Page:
Jewish Overreaction

June 15, 1994|By CARL T. ROWAN

WASHINGTON — It is painful to watch. Some 80 black leaders gather in Baltimore to develop new ways to deal with black joblessness, black poverty, black divorce and desertion, black children having babies (many out of wedlock), and a host of other problems faced by black families. But the media focus on the presence of a few Jewish pickets who protest the presence of Louis Farrakhan, leader of the Nation of Islam.

This is an overreaction by some Jews and it serves to increase rather than diminish anti-Semitism in black America. It sends a signal that some Jews will cripple or destroy anything that is black in their zeal to punish anyone black who expresses anti-Semitic and racist views.

Those protesting the NAACP's invitation to Mr. Farrakhan to attend this black leadership summit make the absurd argument that it shows NAACP endorsement and approval of his anti-Semitism. The blacks at that meeting hold such diverse and often contradictory views that the NAACP could not possibly be endorsing them all.

Note that some Jewish leaders understand why Mr. Farrakhan was invited. USA Today quotes Irv Rubin, a member of the Jewish Defense League, as saying, Mr. Farrakhan ''has a lot to say about the crisis facing blacks today. I think the black community has to listen to him. To ignore him would be foolish.'' Mark Rosing of the Alliance for Judaism told The Baltimore Sun, ''We feel that the only way to reach Farrakhan and his followers is through discussion.''

The already-deep rift between blacks and Jews has widened recently because of some outrageously bigoted remarks by a former Farrakhan aide, Khallid Abdul Mohammed, and because many Jews were further angered by the words Mr. Farrakhan used in half-distancing himself from the aide.

But blacks who think Khallid Mohammed is a hatemongering clown note that Jewish protests, especially in the media, have made him a national figure. They have made Mr. Farrakhan tower over the other important, thoughtful people at the Baltimore summit, which is a disservice to both blacks and Jews.

Many blacks, I among them, resent the repeated suggestions that to avoid being considered anti-Semitic they have to give a speech or write a column disavowing every anti-Jewish tirade by every black demagogue. I have never asked a Jew to apologize for anything said by Howard Stern, or to disassociate himself from Israel in the days when it was giving aid and comfort to the apartheid regime in South Africa.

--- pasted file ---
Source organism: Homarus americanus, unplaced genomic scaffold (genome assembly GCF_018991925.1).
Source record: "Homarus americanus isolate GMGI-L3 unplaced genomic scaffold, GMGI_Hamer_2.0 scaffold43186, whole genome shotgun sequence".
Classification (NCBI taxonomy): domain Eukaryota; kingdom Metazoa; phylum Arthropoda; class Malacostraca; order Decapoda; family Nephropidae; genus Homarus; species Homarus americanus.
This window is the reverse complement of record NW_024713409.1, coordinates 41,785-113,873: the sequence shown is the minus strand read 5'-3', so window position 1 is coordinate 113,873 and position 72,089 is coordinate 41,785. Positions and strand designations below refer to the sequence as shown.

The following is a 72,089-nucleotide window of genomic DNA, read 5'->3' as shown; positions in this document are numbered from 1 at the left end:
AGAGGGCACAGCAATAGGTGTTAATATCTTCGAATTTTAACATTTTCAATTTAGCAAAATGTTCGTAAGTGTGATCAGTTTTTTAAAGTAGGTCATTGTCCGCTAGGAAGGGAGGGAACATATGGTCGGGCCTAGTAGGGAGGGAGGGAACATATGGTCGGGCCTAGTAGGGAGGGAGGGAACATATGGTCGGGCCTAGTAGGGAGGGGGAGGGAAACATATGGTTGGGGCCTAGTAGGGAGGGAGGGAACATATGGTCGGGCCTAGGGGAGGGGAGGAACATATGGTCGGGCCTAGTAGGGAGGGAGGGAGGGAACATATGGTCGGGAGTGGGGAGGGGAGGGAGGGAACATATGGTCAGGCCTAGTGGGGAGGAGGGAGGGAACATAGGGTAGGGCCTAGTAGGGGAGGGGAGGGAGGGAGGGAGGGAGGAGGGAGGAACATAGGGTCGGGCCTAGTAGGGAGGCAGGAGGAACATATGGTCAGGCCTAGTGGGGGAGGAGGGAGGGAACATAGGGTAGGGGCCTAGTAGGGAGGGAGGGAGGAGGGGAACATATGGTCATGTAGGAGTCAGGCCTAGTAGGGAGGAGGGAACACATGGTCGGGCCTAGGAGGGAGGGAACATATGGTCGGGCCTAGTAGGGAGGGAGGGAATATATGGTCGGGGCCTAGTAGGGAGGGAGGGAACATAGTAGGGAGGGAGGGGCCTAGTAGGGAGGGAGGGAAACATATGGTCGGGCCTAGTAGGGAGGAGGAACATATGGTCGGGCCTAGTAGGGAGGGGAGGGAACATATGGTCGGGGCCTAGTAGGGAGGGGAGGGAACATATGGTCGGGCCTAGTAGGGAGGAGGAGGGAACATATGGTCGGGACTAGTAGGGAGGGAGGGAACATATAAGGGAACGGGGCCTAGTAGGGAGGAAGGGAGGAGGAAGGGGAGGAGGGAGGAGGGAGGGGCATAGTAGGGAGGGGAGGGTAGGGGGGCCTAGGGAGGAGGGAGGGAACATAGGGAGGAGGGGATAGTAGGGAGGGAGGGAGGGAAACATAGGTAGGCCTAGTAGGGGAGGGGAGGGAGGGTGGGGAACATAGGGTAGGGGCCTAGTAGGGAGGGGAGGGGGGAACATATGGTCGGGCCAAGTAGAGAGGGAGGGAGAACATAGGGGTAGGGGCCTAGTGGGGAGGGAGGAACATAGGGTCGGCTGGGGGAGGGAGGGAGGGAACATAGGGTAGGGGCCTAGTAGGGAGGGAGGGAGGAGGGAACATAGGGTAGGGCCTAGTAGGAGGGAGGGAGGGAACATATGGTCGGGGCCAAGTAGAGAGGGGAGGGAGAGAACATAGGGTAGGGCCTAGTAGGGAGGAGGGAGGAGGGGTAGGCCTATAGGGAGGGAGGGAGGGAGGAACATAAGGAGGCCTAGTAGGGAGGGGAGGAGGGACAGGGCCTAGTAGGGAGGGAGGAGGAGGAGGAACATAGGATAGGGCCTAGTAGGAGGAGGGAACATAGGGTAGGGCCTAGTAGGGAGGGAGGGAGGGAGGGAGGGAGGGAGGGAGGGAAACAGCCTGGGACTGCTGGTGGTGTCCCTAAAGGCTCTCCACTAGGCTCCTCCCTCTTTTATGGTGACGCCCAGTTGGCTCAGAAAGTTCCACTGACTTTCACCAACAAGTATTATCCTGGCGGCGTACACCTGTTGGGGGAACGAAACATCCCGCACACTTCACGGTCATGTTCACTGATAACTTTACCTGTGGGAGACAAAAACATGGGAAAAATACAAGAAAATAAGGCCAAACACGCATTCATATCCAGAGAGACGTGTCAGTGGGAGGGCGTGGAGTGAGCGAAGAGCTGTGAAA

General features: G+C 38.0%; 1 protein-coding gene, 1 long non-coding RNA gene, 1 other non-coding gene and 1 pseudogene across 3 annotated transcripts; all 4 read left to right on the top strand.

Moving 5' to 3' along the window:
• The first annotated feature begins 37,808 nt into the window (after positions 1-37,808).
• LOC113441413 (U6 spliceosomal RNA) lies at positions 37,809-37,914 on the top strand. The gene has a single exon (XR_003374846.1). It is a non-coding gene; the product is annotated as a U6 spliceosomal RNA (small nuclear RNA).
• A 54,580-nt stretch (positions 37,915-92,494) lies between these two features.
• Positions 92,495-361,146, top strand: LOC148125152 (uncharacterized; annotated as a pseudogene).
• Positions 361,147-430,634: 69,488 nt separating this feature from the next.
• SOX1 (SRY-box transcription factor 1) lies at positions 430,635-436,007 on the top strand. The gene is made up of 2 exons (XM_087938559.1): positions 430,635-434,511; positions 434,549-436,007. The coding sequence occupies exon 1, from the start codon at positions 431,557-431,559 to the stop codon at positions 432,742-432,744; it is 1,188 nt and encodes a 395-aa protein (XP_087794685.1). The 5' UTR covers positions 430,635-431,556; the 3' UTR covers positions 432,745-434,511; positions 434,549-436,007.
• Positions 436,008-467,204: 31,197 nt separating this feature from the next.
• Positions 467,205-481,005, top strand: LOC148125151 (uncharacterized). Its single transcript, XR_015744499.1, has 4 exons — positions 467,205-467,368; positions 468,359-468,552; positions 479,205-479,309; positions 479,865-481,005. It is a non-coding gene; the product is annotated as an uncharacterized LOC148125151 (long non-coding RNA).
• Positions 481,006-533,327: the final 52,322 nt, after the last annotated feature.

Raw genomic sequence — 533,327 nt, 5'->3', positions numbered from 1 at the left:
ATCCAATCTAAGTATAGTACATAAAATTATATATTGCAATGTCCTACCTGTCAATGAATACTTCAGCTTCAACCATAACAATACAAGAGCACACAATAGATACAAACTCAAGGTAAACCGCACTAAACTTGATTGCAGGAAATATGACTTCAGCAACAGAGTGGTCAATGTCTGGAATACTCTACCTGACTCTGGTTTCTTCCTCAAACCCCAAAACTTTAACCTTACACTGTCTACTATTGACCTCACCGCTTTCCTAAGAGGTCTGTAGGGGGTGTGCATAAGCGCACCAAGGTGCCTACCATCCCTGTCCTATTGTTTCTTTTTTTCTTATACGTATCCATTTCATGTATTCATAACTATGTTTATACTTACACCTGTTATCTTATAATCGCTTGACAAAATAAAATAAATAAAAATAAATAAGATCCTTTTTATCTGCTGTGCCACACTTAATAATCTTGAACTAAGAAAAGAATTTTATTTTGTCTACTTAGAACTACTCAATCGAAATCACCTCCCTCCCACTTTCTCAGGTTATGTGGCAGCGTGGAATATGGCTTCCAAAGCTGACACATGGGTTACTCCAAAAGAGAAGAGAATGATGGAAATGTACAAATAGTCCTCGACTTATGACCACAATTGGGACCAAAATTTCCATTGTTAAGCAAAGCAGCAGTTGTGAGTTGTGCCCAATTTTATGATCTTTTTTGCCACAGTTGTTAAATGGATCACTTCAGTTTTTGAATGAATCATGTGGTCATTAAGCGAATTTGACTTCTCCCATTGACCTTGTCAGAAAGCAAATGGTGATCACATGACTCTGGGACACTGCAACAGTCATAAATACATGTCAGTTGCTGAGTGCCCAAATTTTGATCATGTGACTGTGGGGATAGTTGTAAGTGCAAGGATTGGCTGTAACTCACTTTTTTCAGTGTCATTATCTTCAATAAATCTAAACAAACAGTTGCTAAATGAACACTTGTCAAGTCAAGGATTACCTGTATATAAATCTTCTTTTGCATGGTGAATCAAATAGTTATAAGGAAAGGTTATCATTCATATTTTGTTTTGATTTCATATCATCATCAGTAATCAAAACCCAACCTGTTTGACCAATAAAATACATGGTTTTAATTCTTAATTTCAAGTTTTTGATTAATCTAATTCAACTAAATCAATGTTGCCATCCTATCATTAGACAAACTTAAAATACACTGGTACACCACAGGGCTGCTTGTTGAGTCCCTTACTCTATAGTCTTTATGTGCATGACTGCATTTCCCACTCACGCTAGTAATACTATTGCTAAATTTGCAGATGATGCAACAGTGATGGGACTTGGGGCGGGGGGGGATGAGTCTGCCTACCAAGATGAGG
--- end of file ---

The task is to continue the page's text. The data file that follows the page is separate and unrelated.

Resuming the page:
It is racism itself to blame every black person for every stupid speech made by someone who is black.

Khallid Mohammed made hateful remarks not just about Jews but also about Roman Catholics, the Pope, black leaders such as Jesse Jackson, Koreans and more when he spoke at Howard University. But it was only a few Jews, such as Rabbi Avi Weiss, national president of the Coalition for Jewish Concerns, who raised the threat of punishing Howard by cutting off its federal appropriation.

Some Jews went so far as to suggest cutting off gifts to the United Negro College Fund -- this clearly to intimidate any black college officials who might give a platform to anyone likely to say anything anti-Jewish. Now we hear talk of cutting off Jewish financial support for the NAACP because Mr. Farrakhan was invited to this NAACP-sponsored meeting of black leaders.

A black-Jewish coalition for justice was formed generations ago (and has endured) because both groups were and are the targets of the haters of America. That coalition is being poisoned, tragically undermined, by the gross overreactions of a few Jews who want to decree who can speak on a black college campus, or who can attend a meeting of black leaders, or how much affirmative action black job-seekers can enjoy.

It is time for black and Jewish leaders to have some frank discussions about what diminishes black anti-Semitism and what feeds and increases this odious form of bigotry.

Carl T. Rowan is a syndicated columnist.

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